London has the healthiest workers while Wales fares the worst, according to a new UK health map based on data on a combination of lifestyle choices and clinical outcomes of 10,000 employees across the country.
While new and better treatments have improved the odds of survival for patients diagnosed late stage colorectal cancer, that progress has been largely confined to non-Hispanic whites and Asians and those under age 65, according to a new study.
Overweight and obese people who feel their physicians are judgmental of their size are more likely to try to shed pounds but are less likely to succeed, according to results of a study by Johns Hopkins researchers.
State restrictions succeed in reducing indoor tanning among teen girls
February 18, 2014
Female high school students in states with indoor tanning laws -- particularly those with parental permission laws and age restrictions -- were 42 percent less likely to engage in indoor tanning compared to students in states without any laws, according to a Centers for Disease Control and Prevention (CDC) study published online by the American Journal of Public Health.
We knew it helped make us fat, but in a study released recently by the CDC, excess sugar is also blamed for significantly increasing our risk of death from heart disease. The study focused on refined sugar, which is found in non-diet soda, cakes, cookies and candy.
The accumulation of age-associated changes in a biochemical process that helps control genes may be responsible for some of the increased risk of cancer seen in older people, according to a National Institutes of Health study.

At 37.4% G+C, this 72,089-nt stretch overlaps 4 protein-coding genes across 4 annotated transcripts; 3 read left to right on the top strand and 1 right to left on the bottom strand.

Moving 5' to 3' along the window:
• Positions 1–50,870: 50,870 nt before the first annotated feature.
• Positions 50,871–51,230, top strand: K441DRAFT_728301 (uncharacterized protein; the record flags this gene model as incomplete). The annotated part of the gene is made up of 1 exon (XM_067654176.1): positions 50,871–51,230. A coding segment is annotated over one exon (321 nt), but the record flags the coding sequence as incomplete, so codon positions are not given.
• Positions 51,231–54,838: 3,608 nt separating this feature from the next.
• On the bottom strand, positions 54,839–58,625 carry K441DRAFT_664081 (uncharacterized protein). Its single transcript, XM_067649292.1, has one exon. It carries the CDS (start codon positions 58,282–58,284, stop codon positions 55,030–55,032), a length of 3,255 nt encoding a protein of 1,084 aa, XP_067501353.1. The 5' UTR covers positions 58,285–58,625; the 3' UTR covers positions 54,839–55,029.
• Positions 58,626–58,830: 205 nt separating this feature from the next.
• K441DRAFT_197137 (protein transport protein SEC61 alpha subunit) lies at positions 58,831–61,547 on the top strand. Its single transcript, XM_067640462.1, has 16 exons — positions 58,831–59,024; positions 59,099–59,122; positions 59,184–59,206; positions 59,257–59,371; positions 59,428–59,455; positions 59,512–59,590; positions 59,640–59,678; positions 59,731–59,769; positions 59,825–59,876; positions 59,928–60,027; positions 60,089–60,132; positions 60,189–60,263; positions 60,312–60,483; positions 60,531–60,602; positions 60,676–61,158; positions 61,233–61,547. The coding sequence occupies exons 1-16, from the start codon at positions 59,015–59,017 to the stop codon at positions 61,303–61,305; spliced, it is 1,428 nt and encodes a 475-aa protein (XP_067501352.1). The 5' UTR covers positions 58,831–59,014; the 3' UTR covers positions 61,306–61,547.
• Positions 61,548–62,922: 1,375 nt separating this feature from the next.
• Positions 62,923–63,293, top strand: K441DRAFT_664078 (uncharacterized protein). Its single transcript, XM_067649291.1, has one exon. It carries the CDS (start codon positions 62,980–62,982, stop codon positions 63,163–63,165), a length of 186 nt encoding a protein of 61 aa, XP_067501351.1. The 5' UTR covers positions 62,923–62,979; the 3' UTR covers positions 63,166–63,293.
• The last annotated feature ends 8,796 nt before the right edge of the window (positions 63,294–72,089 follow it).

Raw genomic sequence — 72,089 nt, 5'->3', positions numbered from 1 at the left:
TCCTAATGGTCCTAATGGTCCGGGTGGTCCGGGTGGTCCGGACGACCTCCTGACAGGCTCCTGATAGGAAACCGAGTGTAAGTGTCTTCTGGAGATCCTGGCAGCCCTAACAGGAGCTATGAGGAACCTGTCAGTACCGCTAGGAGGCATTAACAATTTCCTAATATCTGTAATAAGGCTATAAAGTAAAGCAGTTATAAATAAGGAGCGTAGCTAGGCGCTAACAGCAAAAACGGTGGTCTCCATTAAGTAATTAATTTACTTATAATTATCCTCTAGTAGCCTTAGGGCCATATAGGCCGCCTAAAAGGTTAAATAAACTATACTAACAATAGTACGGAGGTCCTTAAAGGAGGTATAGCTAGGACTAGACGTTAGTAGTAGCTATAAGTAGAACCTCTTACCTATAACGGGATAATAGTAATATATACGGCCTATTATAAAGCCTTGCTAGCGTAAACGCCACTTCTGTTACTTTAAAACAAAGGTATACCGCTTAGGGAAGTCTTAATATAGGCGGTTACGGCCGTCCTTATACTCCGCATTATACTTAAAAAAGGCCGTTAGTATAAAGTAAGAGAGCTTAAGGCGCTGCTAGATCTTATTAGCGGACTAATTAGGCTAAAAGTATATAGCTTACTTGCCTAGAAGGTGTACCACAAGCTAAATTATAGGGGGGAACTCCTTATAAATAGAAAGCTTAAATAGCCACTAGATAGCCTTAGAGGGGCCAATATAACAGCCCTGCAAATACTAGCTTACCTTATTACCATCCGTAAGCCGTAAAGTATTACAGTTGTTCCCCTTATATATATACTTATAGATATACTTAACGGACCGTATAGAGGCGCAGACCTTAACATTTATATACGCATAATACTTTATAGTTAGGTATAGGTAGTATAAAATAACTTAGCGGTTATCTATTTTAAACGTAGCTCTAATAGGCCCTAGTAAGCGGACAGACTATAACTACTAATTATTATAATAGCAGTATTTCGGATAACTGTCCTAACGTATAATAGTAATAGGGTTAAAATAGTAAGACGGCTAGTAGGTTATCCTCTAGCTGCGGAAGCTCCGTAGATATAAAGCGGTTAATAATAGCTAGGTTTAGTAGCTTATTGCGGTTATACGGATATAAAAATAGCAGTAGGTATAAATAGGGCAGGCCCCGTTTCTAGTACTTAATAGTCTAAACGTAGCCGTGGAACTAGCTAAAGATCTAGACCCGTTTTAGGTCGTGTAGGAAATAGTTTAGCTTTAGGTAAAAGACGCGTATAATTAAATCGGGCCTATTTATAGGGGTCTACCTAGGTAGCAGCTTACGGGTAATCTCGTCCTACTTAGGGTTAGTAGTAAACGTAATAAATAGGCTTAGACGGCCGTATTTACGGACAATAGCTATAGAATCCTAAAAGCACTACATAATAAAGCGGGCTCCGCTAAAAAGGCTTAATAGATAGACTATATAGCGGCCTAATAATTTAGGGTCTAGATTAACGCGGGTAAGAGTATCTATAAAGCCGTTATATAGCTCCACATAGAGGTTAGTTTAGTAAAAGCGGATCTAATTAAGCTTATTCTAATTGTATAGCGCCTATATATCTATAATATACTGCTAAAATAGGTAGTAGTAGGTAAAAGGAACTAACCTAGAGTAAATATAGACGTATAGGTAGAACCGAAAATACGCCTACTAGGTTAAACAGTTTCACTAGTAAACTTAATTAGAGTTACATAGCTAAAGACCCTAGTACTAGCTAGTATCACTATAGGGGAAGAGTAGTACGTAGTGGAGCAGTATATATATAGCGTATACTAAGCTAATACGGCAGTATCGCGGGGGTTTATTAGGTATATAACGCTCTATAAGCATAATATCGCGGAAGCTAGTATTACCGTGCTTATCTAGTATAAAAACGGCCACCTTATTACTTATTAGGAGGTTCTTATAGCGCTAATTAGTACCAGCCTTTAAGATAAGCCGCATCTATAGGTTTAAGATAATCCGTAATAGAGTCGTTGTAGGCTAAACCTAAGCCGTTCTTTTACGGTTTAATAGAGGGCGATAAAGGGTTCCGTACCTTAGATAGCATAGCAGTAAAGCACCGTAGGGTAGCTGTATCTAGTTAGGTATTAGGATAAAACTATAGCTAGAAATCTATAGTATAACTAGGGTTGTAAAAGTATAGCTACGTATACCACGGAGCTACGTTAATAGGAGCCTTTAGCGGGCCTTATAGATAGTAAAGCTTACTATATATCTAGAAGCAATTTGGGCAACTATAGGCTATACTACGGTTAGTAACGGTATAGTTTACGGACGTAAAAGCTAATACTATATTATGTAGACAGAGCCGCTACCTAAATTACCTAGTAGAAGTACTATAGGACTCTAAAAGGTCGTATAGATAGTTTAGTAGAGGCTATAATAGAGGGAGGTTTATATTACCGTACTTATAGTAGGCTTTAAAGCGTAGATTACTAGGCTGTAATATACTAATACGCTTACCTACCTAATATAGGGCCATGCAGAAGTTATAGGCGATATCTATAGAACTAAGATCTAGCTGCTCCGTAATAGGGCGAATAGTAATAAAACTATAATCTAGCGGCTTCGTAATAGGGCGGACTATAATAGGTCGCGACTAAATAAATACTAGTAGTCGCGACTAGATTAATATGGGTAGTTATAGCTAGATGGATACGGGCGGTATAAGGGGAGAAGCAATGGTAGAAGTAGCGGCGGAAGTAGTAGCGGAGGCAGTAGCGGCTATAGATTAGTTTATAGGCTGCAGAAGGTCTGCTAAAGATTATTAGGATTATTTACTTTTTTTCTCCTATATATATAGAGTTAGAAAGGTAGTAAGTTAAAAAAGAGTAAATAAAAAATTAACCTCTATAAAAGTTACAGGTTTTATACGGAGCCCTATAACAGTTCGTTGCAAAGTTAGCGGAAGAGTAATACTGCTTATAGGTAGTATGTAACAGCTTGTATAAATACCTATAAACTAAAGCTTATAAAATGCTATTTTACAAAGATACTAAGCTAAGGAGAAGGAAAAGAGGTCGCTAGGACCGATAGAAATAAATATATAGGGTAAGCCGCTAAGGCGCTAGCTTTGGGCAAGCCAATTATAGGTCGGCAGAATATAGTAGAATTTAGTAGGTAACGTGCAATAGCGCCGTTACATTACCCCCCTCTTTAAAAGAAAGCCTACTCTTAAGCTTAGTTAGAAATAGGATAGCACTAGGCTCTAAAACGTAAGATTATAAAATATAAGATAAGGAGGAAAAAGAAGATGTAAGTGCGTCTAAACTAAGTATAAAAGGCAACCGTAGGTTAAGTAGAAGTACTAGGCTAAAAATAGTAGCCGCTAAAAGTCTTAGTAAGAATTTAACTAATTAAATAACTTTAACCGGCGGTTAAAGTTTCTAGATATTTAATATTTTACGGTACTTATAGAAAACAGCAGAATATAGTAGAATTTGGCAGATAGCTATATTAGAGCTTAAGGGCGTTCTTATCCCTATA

Diet may help explain shiftwork-related chronic disease risks
February 12, 2014
People who do shiftwork are more likely to have a diet that promotes chronic inflammation — which may partly explain the health risks associated with shiftwork, reports a study in the February Journal of Occupational and Environmental Medicine, official publication of the American College of Occupational and Environmental Medicine (ACOEM).
Over half of consumers in Asia, Europe and the USA are worried about their indoor air quality, according to exclusive new research by CINT research commissioned by Blueair, the global indoor air purifier manufacturer. Some 57 percent of men and women aged between 25-50 years in China, Japan, Sweden, the UK and United States said they were concerned about the quality of their indoor air, although just 37 percent said they were worried enough to buy an indoor air purifier.
New PSA from EPA advises: Be smart. Protect your heart.
February 7, 2014
People with heart disease should check the daily Air Quality Index forecast and avoid exercising out of doors on bad air quality days, according to the EPA, which has issued a new Public Service Announcement (PSA) to educate the public and healthcare providers about the risks of air pollution to the heart.
Hold your hand out in front of you and look at it carefully. The human hand is made up of four fingers and one thumb. Have you ever thought about how much you use your thumb? This month’s Home Connections activity will help you understand the importance of your thumb for doing simple, everyday activities.